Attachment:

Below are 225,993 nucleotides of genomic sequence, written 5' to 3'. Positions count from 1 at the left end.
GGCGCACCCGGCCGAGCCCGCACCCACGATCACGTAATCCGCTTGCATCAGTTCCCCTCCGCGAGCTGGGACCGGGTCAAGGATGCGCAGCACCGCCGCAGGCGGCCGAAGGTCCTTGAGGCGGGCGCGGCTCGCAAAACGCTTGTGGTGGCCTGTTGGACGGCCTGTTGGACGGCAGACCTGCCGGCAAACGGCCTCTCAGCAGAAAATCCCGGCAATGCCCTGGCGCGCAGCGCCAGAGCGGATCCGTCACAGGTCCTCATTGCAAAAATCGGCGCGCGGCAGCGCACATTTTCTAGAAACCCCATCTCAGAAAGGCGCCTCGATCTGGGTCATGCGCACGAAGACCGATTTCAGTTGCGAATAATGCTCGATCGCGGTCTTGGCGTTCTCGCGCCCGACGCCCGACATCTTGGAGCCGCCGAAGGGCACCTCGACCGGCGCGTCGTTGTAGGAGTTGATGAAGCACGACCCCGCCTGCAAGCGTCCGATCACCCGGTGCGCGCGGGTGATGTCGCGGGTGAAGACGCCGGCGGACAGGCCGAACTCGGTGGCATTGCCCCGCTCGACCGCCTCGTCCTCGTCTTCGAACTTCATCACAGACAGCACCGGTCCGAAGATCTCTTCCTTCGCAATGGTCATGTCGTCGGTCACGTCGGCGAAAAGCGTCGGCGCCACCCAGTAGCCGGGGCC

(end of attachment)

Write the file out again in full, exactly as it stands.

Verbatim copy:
Below are 225,993 nucleotides of genomic sequence, written 5' to 3'. Positions count from 1 at the left end.
GGCGCACCCGGCCGAGCCCGCACCCACGATCACGTAATCCGCTTGCATCAGTTCCCCTCCGCGAGCTGGGACCGGGTCAAGGATGCGCAGCACCGCCGCAGGCGGCCGAAGGTCCTTGAGGCGGGCGCGGCTCGCAAAACGCTTGTGGTGGCCTGTTGGACGGCCTGTTGGACGGCAGACCTGCCGGCAAACGGCCTCTCAGCAGAAAATCCCGGCAATGCCCTGGCGCGCAGCGCCAGAGCGGATCCGTCACAGGTCCTCATTGCAAAAATCGGCGCGCGGCAGCGCACATTTTCTAGAAACCCCATCTCAGAAAGGCGCCTCGATCTGGGTCATGCGCACGAAGACCGATTTCAGTTGCGAATAATGCTCGATCGCGGTCTTGGCGTTCTCGCGCCCGACGCCCGACATCTTGGAGCCGCCGAAGGGCACCTCGACCGGCGCGTCGTTGTAGGAGTTGATGAAGCACGACCCCGCCTGCAAGCGTCCGATCACCCGGTGCGCGCGGGTGATGTCGCGGGTGAAGACGCCGGCGGACAGGCCGAACTCGGTGGCATTGCCCCGCTCGACCGCCTCGTCCTCGTCTTCGAACTTCATCACAGACAGCACCGGTCCGAAGATCTCTTCCTTCGCAATGGTCATGTCGTCGGTCACGTCGGCGAAAAGCGTCGGCGCCACCCAGTAGCCGGGGCC